The parameter α represents the student’s ability to turn his effort effectively into a better grade. Further, the final grade will influence the student’s future wage Π. The magnitude the assignment’s grade will influence the wage is given by ε<1. This ε can be varied, as the part of the assignment in the total GPA of the student varies. As this model is not restricted to calculate the optimal effort level of a small assignment but could also be used to determine the optimal effort level of a whole degree, ε can be changed accordingly. For a single assignment ε would be assumed to be close to zero, as one assignment does not influence the GPA and therefore the student’s future wage in a drastic way. The future wage, being paid in the second period of the model, is discounted by the students discount rate (1+ρ). The factor ρ does not necessarily have to be equal to the real interest rate (r), as usually students do not think explicitly about their future wage, when they write an assignment.[1] This way, it can be accounted for a different view of the student between monetary payments which are a direct result out of the studies, like grants, and the more indirect monetary payments, the future wage.

Finally, as studying is work most of the time and students enjoy leisure more than work, studying incurs a cost c per hour of work. This is a fetch variable, which includes everything from the foregone wage the student could have earned working, to the utility she would get out of spending the hour outside in the park, drinking coffee, or leisure in general.

Why do the benefits of effort exhibit positive & diminishing returns to scale?

While the first hour a student puts into learning or working on an assignment yields very large gains in understanding and progress, the 100th hour usually still adds some more understanding and progress, but far less than the first one. Imagine a student who starts learning for an exam. Sometimes the first day of learning will already suffice to merely pass the exam. If the student wants to get a good grade however, she has to invest more time. To get a “7,5” may take a week, as she has to be prepared for all the different types of exercises, which can be asked. To get a “10”, if even possible, will take even more time. The student has to be perfectly prepared on every single task which can be asked of him, has to be able to connect all the single dots of the course to see and understand the bigger picture. The same is true for an assignment: To put together an assignment which will merely pass may take only two or three days, even less, depending on the length. To score a higher grade, the assignment has to be more elaborate, all the details have to be in the right place and connected to each other. If one thinks of an assignment, which would be graded “8” and is mostly finished by the student, the amount of additional time she would have to spend to increase the grade to a “10” is much higher than for a student who currently works on an assignment which would be graded “4” and she wants to increase her grade to “6”.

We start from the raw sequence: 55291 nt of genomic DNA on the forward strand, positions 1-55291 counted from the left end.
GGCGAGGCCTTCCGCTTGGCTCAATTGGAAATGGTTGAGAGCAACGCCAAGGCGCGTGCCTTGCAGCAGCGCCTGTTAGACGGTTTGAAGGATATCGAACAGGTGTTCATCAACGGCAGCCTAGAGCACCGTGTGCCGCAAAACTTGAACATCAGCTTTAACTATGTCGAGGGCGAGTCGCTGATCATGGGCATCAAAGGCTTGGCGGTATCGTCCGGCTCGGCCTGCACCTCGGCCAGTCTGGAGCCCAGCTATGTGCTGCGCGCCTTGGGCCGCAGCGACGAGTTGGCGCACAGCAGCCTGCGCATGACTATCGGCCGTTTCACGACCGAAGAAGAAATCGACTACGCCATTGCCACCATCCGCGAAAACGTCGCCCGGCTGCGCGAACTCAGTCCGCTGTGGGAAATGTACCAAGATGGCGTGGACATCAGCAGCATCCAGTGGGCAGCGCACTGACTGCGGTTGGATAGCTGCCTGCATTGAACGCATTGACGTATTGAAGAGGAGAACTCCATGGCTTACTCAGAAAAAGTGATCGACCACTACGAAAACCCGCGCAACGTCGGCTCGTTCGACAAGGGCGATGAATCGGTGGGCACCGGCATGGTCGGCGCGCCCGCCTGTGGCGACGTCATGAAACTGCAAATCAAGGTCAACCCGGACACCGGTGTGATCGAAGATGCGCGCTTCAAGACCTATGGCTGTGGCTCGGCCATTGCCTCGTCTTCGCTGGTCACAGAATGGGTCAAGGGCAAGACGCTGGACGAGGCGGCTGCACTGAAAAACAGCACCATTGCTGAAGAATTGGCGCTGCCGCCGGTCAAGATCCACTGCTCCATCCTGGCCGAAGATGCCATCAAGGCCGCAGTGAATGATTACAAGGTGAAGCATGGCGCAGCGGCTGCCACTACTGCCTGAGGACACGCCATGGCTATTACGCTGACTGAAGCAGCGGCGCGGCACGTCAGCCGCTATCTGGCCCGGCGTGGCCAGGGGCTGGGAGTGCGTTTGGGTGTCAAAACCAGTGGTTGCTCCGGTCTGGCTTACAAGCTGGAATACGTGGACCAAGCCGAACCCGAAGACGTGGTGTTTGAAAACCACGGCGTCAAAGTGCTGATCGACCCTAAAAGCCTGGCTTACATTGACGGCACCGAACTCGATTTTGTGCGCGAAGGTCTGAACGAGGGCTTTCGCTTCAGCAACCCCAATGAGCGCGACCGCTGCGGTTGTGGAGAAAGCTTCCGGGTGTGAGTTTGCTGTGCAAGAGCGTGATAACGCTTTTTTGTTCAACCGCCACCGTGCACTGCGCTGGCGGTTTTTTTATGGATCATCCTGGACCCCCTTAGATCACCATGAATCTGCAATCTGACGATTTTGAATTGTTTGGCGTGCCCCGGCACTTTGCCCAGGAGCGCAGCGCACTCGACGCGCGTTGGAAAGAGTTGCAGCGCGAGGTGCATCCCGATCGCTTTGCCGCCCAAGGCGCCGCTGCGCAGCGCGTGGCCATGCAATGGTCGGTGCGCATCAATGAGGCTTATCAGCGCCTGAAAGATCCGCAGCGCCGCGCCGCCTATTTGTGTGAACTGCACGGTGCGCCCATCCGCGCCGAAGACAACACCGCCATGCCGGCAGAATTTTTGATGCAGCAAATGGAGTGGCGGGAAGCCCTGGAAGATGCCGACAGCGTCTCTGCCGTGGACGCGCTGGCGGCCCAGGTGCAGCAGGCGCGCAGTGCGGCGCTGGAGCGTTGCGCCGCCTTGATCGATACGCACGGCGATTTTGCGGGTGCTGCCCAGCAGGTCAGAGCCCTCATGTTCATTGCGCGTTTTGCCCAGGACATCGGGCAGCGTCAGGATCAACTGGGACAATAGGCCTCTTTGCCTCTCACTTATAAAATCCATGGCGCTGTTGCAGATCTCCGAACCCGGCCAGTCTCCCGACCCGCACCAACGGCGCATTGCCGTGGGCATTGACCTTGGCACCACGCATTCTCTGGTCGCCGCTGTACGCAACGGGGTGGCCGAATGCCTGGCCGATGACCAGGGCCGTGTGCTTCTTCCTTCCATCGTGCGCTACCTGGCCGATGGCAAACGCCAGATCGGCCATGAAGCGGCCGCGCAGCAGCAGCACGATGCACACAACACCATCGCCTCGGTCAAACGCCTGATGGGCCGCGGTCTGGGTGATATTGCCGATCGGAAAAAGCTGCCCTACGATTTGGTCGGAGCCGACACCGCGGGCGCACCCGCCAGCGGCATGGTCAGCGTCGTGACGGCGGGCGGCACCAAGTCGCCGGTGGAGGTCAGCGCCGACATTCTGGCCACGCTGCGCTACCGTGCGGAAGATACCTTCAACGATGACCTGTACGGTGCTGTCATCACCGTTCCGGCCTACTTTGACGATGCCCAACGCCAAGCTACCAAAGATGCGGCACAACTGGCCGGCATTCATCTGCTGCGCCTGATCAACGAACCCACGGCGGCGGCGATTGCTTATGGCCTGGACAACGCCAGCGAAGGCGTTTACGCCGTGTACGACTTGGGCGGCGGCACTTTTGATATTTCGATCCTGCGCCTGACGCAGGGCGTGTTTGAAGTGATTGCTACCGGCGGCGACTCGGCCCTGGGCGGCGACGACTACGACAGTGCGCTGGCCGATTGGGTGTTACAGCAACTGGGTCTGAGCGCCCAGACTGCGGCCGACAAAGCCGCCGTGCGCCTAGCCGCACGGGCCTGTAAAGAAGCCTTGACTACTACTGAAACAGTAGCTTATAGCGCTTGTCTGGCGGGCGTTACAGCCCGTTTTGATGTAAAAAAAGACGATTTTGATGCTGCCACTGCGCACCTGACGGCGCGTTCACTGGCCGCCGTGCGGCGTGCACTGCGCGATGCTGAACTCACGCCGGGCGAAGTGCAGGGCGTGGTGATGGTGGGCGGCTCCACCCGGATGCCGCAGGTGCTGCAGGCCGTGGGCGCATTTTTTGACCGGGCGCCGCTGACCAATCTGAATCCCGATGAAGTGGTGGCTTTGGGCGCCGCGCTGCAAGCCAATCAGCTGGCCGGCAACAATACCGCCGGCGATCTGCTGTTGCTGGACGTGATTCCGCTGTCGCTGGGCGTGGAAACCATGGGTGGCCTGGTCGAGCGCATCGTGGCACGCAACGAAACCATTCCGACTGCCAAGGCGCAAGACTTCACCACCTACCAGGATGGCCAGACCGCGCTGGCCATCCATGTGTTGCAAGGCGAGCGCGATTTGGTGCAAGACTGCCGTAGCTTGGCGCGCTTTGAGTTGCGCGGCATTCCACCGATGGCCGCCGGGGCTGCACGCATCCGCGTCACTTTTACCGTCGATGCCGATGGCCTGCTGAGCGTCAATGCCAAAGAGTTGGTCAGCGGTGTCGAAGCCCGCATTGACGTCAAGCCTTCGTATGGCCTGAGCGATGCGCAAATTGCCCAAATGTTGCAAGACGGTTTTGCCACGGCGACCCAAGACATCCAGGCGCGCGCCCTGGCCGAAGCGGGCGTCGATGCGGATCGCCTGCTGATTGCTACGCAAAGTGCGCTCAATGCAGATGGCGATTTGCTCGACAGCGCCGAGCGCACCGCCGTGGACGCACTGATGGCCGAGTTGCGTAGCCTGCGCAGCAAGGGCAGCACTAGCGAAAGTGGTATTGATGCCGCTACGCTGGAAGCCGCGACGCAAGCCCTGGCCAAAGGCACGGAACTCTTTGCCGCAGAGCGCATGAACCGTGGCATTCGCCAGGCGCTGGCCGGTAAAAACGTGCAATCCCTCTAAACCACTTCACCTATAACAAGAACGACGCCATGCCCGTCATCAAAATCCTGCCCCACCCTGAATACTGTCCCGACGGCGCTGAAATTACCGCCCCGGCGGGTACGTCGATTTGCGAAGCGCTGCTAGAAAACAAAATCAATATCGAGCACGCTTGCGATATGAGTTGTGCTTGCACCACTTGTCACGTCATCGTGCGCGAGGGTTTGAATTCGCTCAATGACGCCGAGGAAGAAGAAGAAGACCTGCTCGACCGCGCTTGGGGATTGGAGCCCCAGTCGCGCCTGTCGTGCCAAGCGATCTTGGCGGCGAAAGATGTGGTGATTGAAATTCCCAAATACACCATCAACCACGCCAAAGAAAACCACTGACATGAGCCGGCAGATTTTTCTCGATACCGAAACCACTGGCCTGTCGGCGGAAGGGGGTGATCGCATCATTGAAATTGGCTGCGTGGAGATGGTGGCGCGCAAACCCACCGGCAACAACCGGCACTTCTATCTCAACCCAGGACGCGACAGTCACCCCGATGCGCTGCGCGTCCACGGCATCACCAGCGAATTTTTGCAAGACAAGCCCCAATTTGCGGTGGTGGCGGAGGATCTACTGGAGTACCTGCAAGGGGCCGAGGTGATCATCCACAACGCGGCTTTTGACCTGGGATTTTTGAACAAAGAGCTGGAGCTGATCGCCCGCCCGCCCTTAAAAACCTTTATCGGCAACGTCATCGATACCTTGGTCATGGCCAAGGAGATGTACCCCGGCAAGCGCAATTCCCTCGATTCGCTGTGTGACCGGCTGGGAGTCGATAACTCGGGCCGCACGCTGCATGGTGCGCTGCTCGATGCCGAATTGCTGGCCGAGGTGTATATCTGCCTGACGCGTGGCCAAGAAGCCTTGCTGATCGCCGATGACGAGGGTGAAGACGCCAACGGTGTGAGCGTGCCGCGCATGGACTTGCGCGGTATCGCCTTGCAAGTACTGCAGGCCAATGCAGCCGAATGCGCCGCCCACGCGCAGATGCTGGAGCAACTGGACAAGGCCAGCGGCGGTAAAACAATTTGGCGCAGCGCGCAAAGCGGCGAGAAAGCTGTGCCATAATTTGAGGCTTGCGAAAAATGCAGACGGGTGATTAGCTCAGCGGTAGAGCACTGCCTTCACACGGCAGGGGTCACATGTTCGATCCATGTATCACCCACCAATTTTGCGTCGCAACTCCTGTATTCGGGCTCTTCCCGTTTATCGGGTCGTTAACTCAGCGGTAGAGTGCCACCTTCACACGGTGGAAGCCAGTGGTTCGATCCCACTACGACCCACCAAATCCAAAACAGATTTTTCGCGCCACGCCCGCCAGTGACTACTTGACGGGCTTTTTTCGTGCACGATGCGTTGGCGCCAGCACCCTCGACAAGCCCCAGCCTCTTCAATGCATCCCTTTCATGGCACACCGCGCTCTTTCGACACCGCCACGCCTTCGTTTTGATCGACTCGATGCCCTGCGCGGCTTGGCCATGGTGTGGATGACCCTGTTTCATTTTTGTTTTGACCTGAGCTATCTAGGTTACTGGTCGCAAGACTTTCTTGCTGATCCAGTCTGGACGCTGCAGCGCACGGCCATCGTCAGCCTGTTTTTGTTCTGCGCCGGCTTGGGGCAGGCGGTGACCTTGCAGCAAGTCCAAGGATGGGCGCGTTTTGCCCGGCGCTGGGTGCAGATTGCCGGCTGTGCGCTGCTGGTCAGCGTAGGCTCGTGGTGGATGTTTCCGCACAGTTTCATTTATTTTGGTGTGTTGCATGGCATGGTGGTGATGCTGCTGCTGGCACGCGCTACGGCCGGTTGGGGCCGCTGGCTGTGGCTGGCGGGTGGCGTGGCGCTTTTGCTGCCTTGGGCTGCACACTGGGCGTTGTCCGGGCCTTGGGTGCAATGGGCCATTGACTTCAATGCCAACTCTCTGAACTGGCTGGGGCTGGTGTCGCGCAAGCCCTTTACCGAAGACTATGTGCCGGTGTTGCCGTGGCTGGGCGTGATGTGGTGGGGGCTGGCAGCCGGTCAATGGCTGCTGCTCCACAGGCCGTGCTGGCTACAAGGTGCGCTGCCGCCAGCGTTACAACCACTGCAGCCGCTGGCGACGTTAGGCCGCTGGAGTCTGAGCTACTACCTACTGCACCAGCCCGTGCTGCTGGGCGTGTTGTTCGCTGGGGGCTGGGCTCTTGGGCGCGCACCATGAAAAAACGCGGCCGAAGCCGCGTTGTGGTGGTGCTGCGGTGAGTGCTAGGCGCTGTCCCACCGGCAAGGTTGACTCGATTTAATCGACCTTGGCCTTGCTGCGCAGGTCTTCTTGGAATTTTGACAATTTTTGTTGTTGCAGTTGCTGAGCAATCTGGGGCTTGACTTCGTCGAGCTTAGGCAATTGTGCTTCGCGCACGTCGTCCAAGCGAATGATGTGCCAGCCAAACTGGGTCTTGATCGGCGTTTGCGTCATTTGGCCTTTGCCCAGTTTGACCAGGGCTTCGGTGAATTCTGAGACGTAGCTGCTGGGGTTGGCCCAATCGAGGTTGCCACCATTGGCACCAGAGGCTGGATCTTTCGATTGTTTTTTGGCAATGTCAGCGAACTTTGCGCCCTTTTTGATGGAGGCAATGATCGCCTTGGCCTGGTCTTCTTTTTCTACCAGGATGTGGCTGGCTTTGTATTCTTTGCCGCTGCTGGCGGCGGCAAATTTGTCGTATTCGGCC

Why are the costs linear?